The British Columbia Centre for Disease Control announced last week that eggs were determined to be the source of a three-year increase in Salmonella cases in the lower mainland of the Canadian province.
According to a press release issued by the agency, over 500 cases of a particular strain of Salmonella have been reported since 2008. Fourteen percent of infected individuals have required hospitalization due to the severity of their Salmonella infections.
“Eggs are the most likely source of this outbreak,” said Dr. Eleni Galanis, physician epidemiologist with the BC Centre for Disease Control. “As sick individuals have eaten eggs from many sources, it’s not clear what type may be causing the outbreak. However, the investigation did uncover the use of ungraded and broiler hatching eggs in restaurants and other food service establishments in the Lower Mainland. Eggs used at these places were of poor quality, cracked and dirty.”
Most types of Salmonella live in the intestinal tracts of animals and birds. Prior to the 1970s, fecal contamination of eggshells was the primary source of Salmonella infection associated with eggs. In the 1970s, however, procedures for cleaning and inspecting eggs were implemented and the number of Salmonella infections associated with fecal contamination of eggshells is now extremely rare.
In the late 1970s and early 1980s, researchers discovered that Salmonella enteritidis has the capability to infect the ovaries of otherwise healthy hens and contaminate eggs before shells have formed.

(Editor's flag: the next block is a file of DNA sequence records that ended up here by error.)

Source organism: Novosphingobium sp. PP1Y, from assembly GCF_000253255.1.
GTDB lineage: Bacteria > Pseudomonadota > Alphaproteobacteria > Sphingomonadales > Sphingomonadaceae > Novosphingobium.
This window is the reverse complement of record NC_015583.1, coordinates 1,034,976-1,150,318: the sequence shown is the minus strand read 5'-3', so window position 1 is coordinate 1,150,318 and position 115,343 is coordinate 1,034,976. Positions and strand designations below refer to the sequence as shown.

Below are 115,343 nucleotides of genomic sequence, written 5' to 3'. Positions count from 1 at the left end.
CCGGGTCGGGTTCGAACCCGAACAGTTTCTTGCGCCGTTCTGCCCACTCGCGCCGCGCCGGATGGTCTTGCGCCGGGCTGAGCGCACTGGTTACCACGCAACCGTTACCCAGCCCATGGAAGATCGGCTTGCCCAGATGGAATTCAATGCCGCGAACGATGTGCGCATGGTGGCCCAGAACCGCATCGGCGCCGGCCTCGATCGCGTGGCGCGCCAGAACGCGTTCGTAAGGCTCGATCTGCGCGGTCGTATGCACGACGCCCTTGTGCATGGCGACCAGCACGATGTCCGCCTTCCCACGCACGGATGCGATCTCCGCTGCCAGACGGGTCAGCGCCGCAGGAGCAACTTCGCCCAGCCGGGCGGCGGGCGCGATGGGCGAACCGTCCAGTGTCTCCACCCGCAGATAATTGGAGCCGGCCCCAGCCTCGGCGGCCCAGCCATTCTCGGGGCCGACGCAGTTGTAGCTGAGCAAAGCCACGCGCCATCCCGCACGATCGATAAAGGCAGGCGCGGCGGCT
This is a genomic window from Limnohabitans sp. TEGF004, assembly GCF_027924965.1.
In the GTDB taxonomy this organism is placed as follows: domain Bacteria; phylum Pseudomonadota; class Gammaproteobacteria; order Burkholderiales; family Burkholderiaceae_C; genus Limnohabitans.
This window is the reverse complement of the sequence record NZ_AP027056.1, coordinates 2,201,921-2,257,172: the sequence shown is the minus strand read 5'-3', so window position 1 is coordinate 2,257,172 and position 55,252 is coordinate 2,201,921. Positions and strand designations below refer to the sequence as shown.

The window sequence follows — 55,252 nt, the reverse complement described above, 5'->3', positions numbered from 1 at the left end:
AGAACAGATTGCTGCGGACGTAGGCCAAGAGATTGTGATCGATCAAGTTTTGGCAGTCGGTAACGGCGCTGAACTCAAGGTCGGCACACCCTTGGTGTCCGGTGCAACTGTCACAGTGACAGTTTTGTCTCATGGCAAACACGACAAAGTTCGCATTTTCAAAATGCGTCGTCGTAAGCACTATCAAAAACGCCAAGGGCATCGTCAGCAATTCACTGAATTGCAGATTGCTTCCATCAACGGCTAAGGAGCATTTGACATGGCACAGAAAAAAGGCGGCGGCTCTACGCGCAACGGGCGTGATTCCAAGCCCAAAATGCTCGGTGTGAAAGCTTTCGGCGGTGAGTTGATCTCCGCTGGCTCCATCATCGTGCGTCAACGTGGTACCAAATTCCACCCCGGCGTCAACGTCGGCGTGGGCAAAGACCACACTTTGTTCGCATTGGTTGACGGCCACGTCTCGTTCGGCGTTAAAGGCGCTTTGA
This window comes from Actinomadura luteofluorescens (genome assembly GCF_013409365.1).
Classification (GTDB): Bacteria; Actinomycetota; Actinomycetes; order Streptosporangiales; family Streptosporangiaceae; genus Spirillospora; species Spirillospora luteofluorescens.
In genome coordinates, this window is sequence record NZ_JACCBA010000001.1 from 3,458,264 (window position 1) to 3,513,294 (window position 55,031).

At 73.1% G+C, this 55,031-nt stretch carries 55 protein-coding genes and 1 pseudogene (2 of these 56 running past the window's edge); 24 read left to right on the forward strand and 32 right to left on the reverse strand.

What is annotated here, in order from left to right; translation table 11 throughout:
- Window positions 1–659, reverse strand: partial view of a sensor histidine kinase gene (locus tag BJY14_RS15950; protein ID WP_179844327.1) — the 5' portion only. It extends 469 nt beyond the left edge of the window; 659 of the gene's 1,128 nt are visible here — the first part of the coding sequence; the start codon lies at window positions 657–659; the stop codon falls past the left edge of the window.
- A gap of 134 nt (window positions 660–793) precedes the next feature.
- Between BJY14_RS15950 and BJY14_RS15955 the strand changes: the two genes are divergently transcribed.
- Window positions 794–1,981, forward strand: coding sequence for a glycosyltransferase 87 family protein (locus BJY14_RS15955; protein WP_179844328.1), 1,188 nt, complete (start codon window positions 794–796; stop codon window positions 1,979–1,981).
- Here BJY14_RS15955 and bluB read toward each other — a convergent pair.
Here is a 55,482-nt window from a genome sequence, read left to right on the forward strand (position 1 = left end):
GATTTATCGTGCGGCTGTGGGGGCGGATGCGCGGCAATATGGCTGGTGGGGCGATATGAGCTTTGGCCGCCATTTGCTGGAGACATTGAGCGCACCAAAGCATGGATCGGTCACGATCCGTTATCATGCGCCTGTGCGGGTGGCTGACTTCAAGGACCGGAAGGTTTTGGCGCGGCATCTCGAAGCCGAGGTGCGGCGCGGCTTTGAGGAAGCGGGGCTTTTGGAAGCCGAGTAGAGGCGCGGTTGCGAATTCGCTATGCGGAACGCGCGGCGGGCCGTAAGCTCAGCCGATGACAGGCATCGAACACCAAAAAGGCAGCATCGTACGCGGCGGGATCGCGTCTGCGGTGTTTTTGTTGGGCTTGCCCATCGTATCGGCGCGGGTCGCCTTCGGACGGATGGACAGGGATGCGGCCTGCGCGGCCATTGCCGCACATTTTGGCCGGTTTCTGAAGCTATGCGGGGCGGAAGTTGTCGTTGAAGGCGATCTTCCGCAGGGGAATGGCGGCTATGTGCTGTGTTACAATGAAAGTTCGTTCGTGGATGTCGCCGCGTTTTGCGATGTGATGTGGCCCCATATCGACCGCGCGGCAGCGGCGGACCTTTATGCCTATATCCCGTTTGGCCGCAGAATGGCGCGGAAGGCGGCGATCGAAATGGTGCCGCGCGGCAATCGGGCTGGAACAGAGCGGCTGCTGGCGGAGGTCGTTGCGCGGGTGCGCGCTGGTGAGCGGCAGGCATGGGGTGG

Unpasteurized eggs should only be considered safe if they have been cooked to a temperature of 160 degrees Fahrenheit. Eating eggs prepared with a runny yolk is a risk factor for Salmonella infection. Undercooked egg whites and yolks have both been associated with Salmonella enteritidis infections.
The U.S. Centers for Disease Control and Prevention recommends following the below food safety procedures to prevent Salmonella infection from contaminated eggs:
– Keep eggs refrigerated.
– Discard cracked or dirty eggs.
– Wash hands and cooking utensils with soap and water after contact with raw eggs.
– Eat eggs promptly after cooking.
– Refrigerated unused or leftover egg-containing foods within 2 hours of cooking them. .
– Avoid eating raw eggs in foods such as homemade ice cream or eggnog. .
– Avoid restaurant dishes made with raw or undercooked, unpasteurized eggs, such as Caesar salad or hollandaise sauce.